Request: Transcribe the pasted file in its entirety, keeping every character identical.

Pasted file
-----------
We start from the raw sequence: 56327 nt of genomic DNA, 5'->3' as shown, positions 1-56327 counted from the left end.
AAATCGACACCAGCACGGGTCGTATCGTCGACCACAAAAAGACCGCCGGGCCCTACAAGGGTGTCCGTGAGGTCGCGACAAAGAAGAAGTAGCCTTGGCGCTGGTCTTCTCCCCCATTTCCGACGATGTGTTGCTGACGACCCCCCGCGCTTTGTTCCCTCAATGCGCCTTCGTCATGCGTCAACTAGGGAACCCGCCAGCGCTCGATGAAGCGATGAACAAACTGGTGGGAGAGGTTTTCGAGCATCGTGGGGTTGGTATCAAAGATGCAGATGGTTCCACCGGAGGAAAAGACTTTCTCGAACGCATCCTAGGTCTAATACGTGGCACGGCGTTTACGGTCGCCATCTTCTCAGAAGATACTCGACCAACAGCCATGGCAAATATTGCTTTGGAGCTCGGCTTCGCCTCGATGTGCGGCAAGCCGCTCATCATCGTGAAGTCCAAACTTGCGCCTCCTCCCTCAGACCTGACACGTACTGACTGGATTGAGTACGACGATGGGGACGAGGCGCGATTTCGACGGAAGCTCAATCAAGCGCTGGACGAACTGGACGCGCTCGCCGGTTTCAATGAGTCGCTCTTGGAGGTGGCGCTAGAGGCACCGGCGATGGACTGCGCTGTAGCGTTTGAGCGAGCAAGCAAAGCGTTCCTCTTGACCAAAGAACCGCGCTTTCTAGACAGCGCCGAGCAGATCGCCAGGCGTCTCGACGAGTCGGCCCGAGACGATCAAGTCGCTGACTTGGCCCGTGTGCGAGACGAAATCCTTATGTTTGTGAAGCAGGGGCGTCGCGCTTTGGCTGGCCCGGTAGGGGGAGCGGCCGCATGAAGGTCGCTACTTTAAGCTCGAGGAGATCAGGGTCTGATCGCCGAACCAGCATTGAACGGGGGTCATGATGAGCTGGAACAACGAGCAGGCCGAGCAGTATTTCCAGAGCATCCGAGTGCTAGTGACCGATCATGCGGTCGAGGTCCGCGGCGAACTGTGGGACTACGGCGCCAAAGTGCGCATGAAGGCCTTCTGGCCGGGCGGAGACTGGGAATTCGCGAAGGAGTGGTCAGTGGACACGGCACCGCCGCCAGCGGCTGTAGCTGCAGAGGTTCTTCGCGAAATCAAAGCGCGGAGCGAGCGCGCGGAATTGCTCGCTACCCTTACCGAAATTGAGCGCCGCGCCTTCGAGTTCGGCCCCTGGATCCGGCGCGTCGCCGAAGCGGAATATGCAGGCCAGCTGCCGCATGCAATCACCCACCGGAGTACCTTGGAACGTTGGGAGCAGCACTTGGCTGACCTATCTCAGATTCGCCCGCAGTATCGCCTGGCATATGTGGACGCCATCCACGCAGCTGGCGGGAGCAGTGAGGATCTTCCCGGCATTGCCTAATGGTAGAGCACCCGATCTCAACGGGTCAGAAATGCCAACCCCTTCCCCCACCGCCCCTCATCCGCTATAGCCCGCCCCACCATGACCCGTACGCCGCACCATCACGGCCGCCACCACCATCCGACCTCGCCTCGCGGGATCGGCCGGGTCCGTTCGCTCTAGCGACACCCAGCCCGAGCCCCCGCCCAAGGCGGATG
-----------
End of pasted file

We start from the raw sequence: 56327 nt of genomic DNA, 5'->3' as shown, positions 1-56327 counted from the left end.
AAATCGACACCAGCACGGGTCGTATCGTCGACCACAAAAAGACCGCCGGGCCCTACAAGGGTGTCCGTGAGGTCGCGACAAAGAAGAAGTAGCCTTGGCGCTGGTCTTCTCCCCCATTTCCGACGATGTGTTGCTGACGACCCCCCGCGCTTTGTTCCCTCAATGCGCCTTCGTCATGCGTCAACTAGGGAACCCGCCAGCGCTCGATGAAGCGATGAACAAACTGGTGGGAGAGGTTTTCGAGCATCGTGGGGTTGGTATCAAAGATGCAGATGGTTCCACCGGAGGAAAAGACTTTCTCGAACGCATCCTAGGTCTAATACGTGGCACGGCGTTTACGGTCGCCATCTTCTCAGAAGATACTCGACCAACAGCCATGGCAAATATTGCTTTGGAGCTCGGCTTCGCCTCGATGTGCGGCAAGCCGCTCATCATCGTGAAGTCCAAACTTGCGCCTCCTCCCTCAGACCTGACACGTACTGACTGGATTGAGTACGACGATGGGGACGAGGCGCGATTTCGACGGAAGCTCAATCAAGCGCTGGACGAACTGGACGCGCTCGCCGGTTTCAATGAGTCGCTCTTGGAGGTGGCGCTAGAGGCACCGGCGATGGACTGCGCTGTAGCGTTTGAGCGAGCAAGCAAAGCGTTCCTCTTGACCAAAGAACCGCGCTTTCTAGACAGCGCCGAGCAGATCGCCAGGCGTCTCGACGAGTCGGCCCGAGACGATCAAGTCGCTGACTTGGCCCGTGTGCGAGACGAAATCCTTATGTTTGTGAAGCAGGGGCGTCGCGCTTTGGCTGGCCCGGTAGGGGGAGCGGCCGCATGAAGGTCGCTACTTTAAGCTCGAGGAGATCAGGGTCTGATCGCCGAACCAGCATTGAACGGGGGTCATGATGAGCTGGAACAACGAGCAGGCCGAGCAGTATTTCCAGAGCATCCGAGTGCTAGTGACCGATCATGCGGTCGAGGTCCGCGGCGAACTGTGGGACTACGGCGCCAAAGTGCGCATGAAGGCCTTCTGGCCGGGCGGAGACTGGGAATTCGCGAAGGAGTGGTCAGTGGACACGGCACCGCCGCCAGCGGCTGTAGCTGCAGAGGTTCTTCGCGAAATCAAAGCGCGGAGCGAGCGCGCGGAATTGCTCGCTACCCTTACCGAAATTGAGCGCCGCGCCTTCGAGTTCGGCCCCTGGATCCGGCGCGTCGCCGAAGCGGAATATGCAGGCCAGCTGCCGCATGCAATCACCCACCGGAGTACCTTGGAACGTTGGGAGCAGCACTTGGCTGACCTATCTCAGATTCGCCCGCAGTATCGCCTGGCATATGTGGACGCCATCCACGCAGCTGGCGGGAGCAGTGAGGATCTTCCCGGCATTGCCTAATGGTAGAGCACCCGATCTCAACGGGTCAGAAATGCCAACCCCTTCCCCCACCGCCCCTCATCCGCTATAGCCCGCCCCACCATGACCCGTACGCCGCACCATCACGGCCGCCACCACCATCCGACCTCGCCTCGCGGGATCGGCCGGGTCCGTTCGCTCTAGCGACACCCAGCCCGAGCCCCCGCCCAAGGCGGATG